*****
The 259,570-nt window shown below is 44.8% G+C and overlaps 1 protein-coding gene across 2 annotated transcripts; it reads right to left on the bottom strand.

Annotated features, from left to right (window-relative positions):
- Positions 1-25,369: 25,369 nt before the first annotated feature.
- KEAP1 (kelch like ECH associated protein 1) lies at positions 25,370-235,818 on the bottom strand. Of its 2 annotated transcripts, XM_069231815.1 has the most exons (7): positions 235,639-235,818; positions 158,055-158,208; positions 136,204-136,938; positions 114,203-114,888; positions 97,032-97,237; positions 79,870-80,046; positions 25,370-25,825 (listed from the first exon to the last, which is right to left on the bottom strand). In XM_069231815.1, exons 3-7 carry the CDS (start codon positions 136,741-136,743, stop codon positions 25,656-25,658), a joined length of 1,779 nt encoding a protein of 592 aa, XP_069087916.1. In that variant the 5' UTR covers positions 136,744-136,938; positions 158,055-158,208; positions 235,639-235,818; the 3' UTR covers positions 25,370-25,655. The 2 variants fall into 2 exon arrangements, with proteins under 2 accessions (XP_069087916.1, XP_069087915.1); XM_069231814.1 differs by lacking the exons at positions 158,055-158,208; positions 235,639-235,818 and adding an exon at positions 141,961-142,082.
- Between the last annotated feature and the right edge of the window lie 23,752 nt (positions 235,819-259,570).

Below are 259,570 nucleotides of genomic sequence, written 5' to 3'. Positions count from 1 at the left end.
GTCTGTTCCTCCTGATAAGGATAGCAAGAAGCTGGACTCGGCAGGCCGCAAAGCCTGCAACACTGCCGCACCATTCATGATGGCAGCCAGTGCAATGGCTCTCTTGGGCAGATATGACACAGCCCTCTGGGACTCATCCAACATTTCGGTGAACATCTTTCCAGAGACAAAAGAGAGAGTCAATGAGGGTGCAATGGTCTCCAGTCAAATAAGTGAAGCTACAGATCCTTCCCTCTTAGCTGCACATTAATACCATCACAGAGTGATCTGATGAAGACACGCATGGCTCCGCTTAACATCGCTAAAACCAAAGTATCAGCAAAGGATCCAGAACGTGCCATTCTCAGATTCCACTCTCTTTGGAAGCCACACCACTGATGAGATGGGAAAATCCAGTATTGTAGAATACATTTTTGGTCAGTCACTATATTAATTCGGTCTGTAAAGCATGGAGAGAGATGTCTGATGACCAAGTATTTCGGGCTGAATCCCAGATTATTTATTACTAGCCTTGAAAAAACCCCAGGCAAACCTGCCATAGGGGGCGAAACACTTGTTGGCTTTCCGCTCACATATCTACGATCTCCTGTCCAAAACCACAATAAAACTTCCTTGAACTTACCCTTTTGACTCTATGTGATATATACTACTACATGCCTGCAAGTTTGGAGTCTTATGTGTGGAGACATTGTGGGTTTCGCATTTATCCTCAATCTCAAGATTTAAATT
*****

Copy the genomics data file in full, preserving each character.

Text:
The 259,570-nt window shown below is 44.8% G+C and overlaps 1 protein-coding gene across 2 annotated transcripts; it reads right to left on the bottom strand.

Annotated features, from left to right (window-relative positions):
- Positions 1-25,369: 25,369 nt before the first annotated feature.
- KEAP1 (kelch like ECH associated protein 1) lies at positions 25,370-235,818 on the bottom strand. Of its 2 annotated transcripts, XM_069231815.1 has the most exons (7): positions 235,639-235,818; positions 158,055-158,208; positions 136,204-136,938; positions 114,203-114,888; positions 97,032-97,237; positions 79,870-80,046; positions 25,370-25,825 (listed from the first exon to the last, which is right to left on the bottom strand). In XM_069231815.1, exons 3-7 carry the CDS (start codon positions 136,741-136,743, stop codon positions 25,656-25,658), a joined length of 1,779 nt encoding a protein of 592 aa, XP_069087916.1. In that variant the 5' UTR covers positions 136,744-136,938; positions 158,055-158,208; positions 235,639-235,818; the 3' UTR covers positions 25,370-25,655. The 2 variants fall into 2 exon arrangements, with proteins under 2 accessions (XP_069087916.1, XP_069087915.1); XM_069231814.1 differs by lacking the exons at positions 158,055-158,208; positions 235,639-235,818 and adding an exon at positions 141,961-142,082.
- Between the last annotated feature and the right edge of the window lie 23,752 nt (positions 235,819-259,570).

Below are 259,570 nucleotides of genomic sequence, written 5' to 3'. Positions count from 1 at the left end.
GTCTGTTCCTCCTGATAAGGATAGCAAGAAGCTGGACTCGGCAGGCCGCAAAGCCTGCAACACTGCCGCACCATTCATGATGGCAGCCAGTGCAATGGCTCTCTTGGGCAGATATGACACAGCCCTCTGGGACTCATCCAACATTTCGGTGAACATCTTTCCAGAGACAAAAGAGAGAGTCAATGAGGGTGCAATGGTCTCCAGTCAAATAAGTGAAGCTACAGATCCTTCCCTCTTAGCTGCACATTAATACCATCACAGAGTGATCTGATGAAGACACGCATGGCTCCGCTTAACATCGCTAAAACCAAAGTATCAGCAAAGGATCCAGAACGTGCCATTCTCAGATTCCACTCTCTTTGGAAGCCACACCACTGATGAGATGGGAAAATCCAGTATTGTAGAATACATTTTTGGTCAGTCACTATATTAATTCGGTCTGTAAAGCATGGAGAGAGATGTCTGATGACCAAGTATTTCGGGCTGAATCCCAGATTATTTATTACTAGCCTTGAAAAAACCCCAGGCAAACCTGCCATAGGGGGCGAAACACTTGTTGGCTTTCCGCTCACATATCTACGATCTCCTGTCCAAAACCACAATAAAACTTCCTTGAACTTACCCTTTTGACTCTATGTGATATATACTACTACATGCCTGCAAGTTTGGAGTCTTATGTGTGGAGACATTGTGGGTTTCGCATTTATCCTCAATCTCAAGATTTAAATT